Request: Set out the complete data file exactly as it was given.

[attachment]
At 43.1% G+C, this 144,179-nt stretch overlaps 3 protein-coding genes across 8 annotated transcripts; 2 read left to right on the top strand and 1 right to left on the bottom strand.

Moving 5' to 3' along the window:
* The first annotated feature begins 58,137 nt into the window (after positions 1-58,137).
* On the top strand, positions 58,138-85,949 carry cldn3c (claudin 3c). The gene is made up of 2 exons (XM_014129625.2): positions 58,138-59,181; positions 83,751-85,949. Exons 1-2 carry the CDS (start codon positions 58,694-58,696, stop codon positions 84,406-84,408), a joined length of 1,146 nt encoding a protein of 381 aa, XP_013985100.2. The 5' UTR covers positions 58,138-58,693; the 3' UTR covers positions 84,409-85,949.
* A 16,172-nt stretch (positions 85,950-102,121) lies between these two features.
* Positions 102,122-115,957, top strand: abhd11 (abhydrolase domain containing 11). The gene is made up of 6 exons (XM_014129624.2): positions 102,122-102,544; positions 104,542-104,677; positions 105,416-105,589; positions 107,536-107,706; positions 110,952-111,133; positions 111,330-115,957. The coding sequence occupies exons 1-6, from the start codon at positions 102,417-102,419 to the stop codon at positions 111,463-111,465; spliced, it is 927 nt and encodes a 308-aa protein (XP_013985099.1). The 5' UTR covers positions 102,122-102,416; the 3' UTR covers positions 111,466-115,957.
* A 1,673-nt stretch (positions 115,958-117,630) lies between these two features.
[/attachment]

At 43.1% G+C, this 144,179-nt stretch overlaps 3 protein-coding genes across 8 annotated transcripts; 2 read left to right on the top strand and 1 right to left on the bottom strand.

Moving 5' to 3' along the window:
* The first annotated feature begins 58,137 nt into the window (after positions 1-58,137).
* On the top strand, positions 58,138-85,949 carry cldn3c (claudin 3c). The gene is made up of 2 exons (XM_014129625.2): positions 58,138-59,181; positions 83,751-85,949. Exons 1-2 carry the CDS (start codon positions 58,694-58,696, stop codon positions 84,406-84,408), a joined length of 1,146 nt encoding a protein of 381 aa, XP_013985100.2. The 5' UTR covers positions 58,138-58,693; the 3' UTR covers positions 84,409-85,949.
* A 16,172-nt stretch (positions 85,950-102,121) lies between these two features.
* Positions 102,122-115,957, top strand: abhd11 (abhydrolase domain containing 11). The gene is made up of 6 exons (XM_014129624.2): positions 102,122-102,544; positions 104,542-104,677; positions 105,416-105,589; positions 107,536-107,706; positions 110,952-111,133; positions 111,330-115,957. The coding sequence occupies exons 1-6, from the start codon at positions 102,417-102,419 to the stop codon at positions 111,463-111,465; spliced, it is 927 nt and encodes a 308-aa protein (XP_013985099.1). The 5' UTR covers positions 102,122-102,416; the 3' UTR covers positions 111,466-115,957.
* A 1,673-nt stretch (positions 115,958-117,630) lies between these two features.